Jeremy Summers, a partner in the fraud and regulatory department at national firm Russell Jones & Walker, adds: ?Plea bargaining is reasonable as far as it goes, so long as it doesn?t bring in a hostile incentive and is not allowed to be an excuse for the government not adequately funding the investigative agencies, because otherwise it becomes a means of justice on the cheap.?

Mr Summers points out that the measures recommended by the fraud review, which also include raising the maximum sentence from ten to 14 years, focus on fraud once a defendant is already before the courts. ?The problem is that there are not enough people going before the courts in the first place,? he says. ?Of real concern and frustration is that the main investigative bodies are fighting a losing battle against resources. Plea bargaining works in the US because the prosecution is better resourced and therefore tends to be successful. Another reason why the US system works is because Americans can impose far more lengthy and Draconian sentences.?

How plea bargaining will dovetail with the existing reductions in sentence for a guilty plea as set down by the Sentencing Guidelines Council, which allow for a cut in a custodial sentence of between one-third and one-tenth depending on what stage in proceedings the plea was given, is another issue for consideration.

Penny Darbyshire, reader at Kingston University, London, has written extensively on the issue of plea bargaining and is a strong opponent of its introduction. ?The main point of principle is that it punishes people who exercise their right to trial, a cornerstone of our legal system, which is hypocritical. You are saying that they will get a 50% uplift in their sentence if they proceed and are later found guilty. Secondly, why should a person who is genuinely guilty be rewarded? It?s the ?just deserts? principle. It?s an argument that has come up recently in cases involving paedophiles or those caught red-handed.?

Ms Darbyshire also argues that plea bargaining is racially divisive, with research indicating that non-whites fare worse on plea bargains than whites; and that sentence discounts induce some innocent people to plead guilty to avoid trial and get the case finished.

However, Mr Stone, who has practical experience of plea bargaining, dismisses the latter argument. ?I tend to believe that people don?t generally plead guilty to crimes they haven?t committed. That?s my personal experience,? he says.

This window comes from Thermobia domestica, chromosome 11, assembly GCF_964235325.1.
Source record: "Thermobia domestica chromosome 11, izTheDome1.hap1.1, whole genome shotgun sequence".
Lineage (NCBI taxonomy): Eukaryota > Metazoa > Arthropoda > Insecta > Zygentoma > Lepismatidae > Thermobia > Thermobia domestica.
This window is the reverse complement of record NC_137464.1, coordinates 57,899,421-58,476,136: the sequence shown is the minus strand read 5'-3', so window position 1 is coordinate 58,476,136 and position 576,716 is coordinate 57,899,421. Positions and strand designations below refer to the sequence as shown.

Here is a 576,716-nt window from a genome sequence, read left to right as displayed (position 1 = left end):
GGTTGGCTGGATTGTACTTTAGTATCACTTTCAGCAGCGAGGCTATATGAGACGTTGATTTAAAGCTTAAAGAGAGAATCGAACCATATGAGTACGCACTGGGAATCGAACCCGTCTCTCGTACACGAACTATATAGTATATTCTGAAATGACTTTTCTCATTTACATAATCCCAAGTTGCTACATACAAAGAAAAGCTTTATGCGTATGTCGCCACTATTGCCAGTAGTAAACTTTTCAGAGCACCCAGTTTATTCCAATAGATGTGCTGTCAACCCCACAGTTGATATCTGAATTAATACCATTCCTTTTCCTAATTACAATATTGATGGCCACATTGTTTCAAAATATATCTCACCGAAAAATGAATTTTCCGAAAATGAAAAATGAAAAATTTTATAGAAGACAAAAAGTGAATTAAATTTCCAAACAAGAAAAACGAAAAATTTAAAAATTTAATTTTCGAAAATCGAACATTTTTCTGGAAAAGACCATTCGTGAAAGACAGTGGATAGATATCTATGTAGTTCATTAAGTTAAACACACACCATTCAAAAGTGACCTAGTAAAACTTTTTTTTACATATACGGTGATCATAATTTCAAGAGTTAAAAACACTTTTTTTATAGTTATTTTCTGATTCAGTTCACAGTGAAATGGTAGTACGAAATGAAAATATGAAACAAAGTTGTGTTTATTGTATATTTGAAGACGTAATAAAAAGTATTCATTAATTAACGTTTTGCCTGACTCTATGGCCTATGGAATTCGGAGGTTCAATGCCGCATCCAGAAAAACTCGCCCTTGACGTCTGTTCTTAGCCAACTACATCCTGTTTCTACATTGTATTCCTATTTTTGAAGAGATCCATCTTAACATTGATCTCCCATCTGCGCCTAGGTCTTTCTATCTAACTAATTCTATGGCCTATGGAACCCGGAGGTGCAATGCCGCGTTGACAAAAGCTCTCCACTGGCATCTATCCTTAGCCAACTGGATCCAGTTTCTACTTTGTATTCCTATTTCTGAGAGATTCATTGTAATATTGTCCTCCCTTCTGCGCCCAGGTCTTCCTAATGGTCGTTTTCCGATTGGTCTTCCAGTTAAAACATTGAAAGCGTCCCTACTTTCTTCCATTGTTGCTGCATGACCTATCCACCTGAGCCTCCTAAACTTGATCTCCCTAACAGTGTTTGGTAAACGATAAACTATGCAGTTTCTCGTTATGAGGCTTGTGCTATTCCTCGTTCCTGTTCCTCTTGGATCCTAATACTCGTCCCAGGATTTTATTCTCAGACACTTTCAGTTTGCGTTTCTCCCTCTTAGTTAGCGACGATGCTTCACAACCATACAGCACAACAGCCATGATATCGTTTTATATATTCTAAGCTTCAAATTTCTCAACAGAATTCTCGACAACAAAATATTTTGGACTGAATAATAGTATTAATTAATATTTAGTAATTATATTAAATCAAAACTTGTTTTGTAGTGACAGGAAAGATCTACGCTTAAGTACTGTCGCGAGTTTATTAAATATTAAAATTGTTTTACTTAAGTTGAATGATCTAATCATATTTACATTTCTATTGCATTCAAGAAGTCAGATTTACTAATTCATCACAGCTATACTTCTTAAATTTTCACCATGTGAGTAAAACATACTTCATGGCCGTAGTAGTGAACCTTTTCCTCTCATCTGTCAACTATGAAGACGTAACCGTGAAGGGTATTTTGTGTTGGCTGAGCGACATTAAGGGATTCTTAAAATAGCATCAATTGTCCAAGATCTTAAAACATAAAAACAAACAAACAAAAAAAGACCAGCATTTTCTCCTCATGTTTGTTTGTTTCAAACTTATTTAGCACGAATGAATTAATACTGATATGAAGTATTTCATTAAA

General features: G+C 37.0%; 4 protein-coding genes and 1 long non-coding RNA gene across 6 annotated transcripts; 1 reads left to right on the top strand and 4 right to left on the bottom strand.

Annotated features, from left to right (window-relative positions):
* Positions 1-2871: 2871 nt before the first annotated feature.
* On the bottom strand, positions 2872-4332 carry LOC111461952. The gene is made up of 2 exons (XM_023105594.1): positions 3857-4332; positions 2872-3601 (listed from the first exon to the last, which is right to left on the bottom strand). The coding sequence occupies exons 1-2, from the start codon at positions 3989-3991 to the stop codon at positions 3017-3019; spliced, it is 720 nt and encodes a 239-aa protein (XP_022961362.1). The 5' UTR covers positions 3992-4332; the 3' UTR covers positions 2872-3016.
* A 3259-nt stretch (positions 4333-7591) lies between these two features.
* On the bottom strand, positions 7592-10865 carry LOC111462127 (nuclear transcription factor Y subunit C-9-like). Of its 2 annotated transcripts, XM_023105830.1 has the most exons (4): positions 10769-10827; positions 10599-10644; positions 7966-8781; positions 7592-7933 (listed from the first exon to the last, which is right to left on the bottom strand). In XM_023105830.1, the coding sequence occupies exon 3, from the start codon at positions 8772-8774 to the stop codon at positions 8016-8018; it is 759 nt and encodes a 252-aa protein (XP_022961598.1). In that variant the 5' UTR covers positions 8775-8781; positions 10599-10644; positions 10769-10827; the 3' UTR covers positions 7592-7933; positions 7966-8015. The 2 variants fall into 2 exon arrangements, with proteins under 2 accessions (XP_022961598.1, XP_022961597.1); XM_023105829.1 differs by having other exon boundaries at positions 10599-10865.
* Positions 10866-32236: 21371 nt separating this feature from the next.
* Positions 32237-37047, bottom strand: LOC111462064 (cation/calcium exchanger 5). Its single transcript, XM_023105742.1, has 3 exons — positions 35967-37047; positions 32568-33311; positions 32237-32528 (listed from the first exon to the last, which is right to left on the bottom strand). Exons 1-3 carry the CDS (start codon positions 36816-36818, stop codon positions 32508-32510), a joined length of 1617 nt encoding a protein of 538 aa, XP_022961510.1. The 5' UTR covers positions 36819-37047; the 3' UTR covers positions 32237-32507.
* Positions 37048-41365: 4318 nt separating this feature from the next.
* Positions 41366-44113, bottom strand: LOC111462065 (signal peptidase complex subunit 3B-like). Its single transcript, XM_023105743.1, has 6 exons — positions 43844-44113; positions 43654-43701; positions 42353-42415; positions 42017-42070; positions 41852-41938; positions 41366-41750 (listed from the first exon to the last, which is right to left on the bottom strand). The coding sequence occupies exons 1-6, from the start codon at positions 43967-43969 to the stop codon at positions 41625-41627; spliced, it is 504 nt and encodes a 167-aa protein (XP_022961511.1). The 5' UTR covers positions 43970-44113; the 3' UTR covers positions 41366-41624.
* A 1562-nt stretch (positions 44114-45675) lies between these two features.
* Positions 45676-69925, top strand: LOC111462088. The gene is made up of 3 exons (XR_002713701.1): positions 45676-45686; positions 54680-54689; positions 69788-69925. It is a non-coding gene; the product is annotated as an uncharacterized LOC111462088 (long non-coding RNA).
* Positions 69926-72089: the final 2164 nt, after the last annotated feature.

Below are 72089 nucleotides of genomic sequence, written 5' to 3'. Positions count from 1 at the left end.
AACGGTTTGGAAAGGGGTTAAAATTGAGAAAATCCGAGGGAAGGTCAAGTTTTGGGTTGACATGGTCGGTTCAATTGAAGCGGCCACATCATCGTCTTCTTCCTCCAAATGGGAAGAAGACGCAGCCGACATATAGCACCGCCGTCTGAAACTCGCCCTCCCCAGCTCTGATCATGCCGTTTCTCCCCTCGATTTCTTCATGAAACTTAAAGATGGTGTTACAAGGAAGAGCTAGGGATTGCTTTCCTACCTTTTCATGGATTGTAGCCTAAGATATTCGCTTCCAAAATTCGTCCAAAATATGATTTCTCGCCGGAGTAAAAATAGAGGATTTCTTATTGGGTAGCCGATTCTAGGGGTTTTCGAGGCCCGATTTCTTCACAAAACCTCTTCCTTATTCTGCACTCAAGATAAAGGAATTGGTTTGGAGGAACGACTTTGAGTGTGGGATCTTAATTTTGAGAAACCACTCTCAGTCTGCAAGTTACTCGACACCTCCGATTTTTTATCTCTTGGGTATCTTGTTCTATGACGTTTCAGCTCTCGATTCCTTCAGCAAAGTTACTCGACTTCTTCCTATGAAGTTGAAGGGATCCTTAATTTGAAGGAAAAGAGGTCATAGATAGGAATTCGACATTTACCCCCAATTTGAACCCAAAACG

Closer to home, France introduced plea bargaining into its criminal justice system in October 2004. ?Like the UK, we had a lot of debate prior to its implementation, because on the face of it, plea bargaining is completely at odds with the traditional French legal system,? explains Thomas Rouhette, a dispute resolution partner at City firm Lovells? Paris office. ?But two years on, and although no statistics are available, our experience is that overall, it is working.?

In stark contrast to the proposals for England and Wales, plea bargaining in France is limited to petty crimes that require minimum legal preparation, such as drink driving. ?It?s not considered appropriate in France for serious offences to be dealt with by a plea bargain because a proper investigation and trial is required,? says Mr Rouhette. ?Plea bargaining here is only about penalty, and even then, just for fines, never prison sentences. It is not about co-operation, or giving names of other offenders.?

Disclosing information on your co-defendant appears to be the UK government?s key motivation in introducing plea bargaining into fraud cases. Experience in the US shows there is more to be gained from chasing the ?Mr Bigs? of organised crime. But in a crim
inal justice system that prides itself on fairness, why is a defendant who is not to be believed in relation to his own charges, suddenly accepted as providing gospel truth when implicating others?

?That?s the whole essence of the defence case,? explains Mr Stone. ?The ?flipper witness? has entered into a deal with the devil to save his own skin and jurors are confronted with the decision whether or not they are to be believed.?

Things could get tricky then, if the government is to succeed in another initiative for fraud cases ? the scrapping of trial by jury. If negotiating with the prosecution is doing a deal with the devil, what does that make a judge in a non-jury trial ? God?

Kate Hanley is a freelance journalist